Morgan P. Stevens
Both the wand and the sword are implements that man uses to exercise his desire over his environment. The difference between them lies in that the wand is a creative tool, whereas the sword is only a weapon and of no use to the artisan or craftsman. With the sword one man physically imposes himself over another. Thus, the destructive, discerning function of the sword is assimilated to the torment of the alchemical salt, and intellect. Whereas the wand is a generative tool; it is a conduit which catalyzes and directs the process of becoming. With it the magus neither imposes nor impedes, but rather, harmoniously calls forth the inborn fire. Directing it, as he does, toward some purpose. The wand is the focus par excellence of the visionary.
The wand is associated chiefly with two principles: Harmony and fire. Harmony relates to the wand as an architectural analog and implement. So armed with their measuring rods, the first master builders were able to set out their temples proportionally to the cosmos itself. The mystical duty of the architect was reckoning natural law into the form of the earthly temple. Rods of measure evoke the septenary, forming a link between the trinity and the four elements; between the inner and the outer world. The fiery quality is attributed to these rods, critically, through the esoteric significance of the trinity.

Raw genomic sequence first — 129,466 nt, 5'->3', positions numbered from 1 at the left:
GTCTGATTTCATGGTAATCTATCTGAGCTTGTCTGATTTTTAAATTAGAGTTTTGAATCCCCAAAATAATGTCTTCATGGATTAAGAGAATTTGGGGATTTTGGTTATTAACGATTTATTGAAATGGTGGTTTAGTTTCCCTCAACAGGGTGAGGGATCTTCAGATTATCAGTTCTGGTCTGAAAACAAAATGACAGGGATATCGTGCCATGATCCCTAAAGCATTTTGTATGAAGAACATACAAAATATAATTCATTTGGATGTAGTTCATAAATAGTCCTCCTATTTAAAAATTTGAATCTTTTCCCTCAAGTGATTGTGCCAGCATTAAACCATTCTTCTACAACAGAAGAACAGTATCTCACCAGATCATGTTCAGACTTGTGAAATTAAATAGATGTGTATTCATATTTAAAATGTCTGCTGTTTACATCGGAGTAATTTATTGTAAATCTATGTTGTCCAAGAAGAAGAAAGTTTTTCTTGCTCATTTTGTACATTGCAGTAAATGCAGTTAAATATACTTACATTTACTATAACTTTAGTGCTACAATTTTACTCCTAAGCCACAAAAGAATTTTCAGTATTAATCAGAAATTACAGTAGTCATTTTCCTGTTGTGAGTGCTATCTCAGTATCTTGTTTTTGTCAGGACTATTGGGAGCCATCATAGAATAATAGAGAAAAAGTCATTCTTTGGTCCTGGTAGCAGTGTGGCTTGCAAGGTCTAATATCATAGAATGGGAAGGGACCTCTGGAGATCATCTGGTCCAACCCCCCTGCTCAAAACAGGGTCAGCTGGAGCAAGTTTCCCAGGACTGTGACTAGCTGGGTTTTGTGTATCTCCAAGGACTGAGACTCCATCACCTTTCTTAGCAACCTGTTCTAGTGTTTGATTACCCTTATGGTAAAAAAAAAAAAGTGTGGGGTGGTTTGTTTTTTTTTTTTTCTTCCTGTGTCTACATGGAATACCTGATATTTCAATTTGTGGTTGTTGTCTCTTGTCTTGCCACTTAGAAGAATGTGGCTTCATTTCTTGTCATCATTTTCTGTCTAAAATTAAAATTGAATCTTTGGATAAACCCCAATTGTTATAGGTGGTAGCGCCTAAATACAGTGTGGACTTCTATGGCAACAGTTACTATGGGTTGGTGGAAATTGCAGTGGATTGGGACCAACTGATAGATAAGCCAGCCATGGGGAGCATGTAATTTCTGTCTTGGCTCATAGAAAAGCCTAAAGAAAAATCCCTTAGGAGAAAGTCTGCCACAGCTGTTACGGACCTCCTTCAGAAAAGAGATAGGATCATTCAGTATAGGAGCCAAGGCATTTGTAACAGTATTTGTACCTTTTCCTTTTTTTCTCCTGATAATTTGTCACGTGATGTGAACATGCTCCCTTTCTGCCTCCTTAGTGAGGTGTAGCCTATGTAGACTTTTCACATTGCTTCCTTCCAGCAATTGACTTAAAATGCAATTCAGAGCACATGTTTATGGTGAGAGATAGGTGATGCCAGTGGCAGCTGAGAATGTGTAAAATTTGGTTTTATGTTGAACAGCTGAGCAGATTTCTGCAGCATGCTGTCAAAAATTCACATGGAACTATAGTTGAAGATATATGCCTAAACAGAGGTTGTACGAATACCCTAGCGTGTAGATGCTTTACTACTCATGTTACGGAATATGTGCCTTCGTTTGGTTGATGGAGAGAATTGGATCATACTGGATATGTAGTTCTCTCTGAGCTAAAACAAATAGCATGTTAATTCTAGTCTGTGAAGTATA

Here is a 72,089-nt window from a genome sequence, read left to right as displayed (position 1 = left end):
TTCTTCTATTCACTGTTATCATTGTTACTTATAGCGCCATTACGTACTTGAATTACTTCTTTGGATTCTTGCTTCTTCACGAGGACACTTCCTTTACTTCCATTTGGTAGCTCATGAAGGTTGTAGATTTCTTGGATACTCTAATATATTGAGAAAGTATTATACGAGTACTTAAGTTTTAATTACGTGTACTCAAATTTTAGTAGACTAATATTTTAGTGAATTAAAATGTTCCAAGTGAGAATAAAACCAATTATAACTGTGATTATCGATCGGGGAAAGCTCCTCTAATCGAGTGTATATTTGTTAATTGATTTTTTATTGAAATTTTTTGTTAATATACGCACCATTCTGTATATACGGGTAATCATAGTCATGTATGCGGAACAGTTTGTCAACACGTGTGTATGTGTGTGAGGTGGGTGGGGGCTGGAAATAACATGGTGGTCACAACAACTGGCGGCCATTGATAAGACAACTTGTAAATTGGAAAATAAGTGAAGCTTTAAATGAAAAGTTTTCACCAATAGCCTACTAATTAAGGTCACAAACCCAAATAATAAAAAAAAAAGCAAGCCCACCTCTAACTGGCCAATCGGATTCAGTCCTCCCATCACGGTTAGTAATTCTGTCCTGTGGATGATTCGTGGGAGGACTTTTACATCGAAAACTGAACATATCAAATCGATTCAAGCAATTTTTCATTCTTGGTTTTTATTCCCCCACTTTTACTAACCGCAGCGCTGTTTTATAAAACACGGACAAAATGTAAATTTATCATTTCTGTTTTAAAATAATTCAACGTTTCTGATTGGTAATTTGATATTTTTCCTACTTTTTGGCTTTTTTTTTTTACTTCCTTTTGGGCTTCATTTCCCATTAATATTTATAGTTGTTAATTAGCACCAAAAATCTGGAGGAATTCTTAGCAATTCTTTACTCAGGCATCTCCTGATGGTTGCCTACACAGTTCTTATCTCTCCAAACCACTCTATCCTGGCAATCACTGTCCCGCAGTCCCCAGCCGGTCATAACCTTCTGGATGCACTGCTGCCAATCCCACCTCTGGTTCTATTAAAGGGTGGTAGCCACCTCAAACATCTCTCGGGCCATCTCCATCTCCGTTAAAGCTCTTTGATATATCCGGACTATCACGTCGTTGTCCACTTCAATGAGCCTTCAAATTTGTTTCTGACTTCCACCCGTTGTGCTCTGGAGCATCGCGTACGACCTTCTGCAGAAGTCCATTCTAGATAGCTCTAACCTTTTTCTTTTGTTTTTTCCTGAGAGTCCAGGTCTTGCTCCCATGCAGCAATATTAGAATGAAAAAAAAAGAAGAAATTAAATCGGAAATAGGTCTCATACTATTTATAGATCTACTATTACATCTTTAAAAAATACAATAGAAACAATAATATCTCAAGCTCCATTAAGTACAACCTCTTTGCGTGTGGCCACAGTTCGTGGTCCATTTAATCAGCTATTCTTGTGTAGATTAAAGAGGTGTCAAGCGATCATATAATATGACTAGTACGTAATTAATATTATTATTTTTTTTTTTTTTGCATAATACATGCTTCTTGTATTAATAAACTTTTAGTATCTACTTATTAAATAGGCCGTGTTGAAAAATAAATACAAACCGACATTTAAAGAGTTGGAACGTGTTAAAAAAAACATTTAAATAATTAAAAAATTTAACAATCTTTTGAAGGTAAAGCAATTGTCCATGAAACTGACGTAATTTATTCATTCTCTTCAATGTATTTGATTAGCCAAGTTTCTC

As an organic instrument, the wand absorbed many of these qualities through the professional and enlightened status of its wielders. At the core of this creative tool, then, lies a discussion concerning symbolic fire and man’s sympathy with it.
The divine nature of the soul has long been symbolized by fire. The warmth of the living body belied an internal source of heat, which dissipated with the breath or the blood at death. Looking toward other living entities such as vegetation, ancient man observed that they too were in possession of an animating force; a vigorous volition. That volition seemed to ‘hide’ inside those possessed of it, and could be called forth through magical means. Striking stones yielded a spark of flame for even the most distantly primitive man. Fire resulted as well from friction between heavenly and chthonic phenomena in the form of lightning or volcanism. Therefore, fire was revealed to the rational observer as the most evident candidate for this in-dwelling, and vivifying component. The puckish character of messenger gods commonly found in relation to fire—of Agni, of Thoth and his ape, and of Hermes, or Mercury—is revealed to be a consequence of the ‘hidden’ aspect of fire; a quality of considerable antiquity. Similarly, the proclivity of primordial man to equate his gods, cultic heroes and axial cosmologies to the ‘tree’ is partially clarified, as the vegetive genus figured as the preferred vehicle for the analogy: The wand.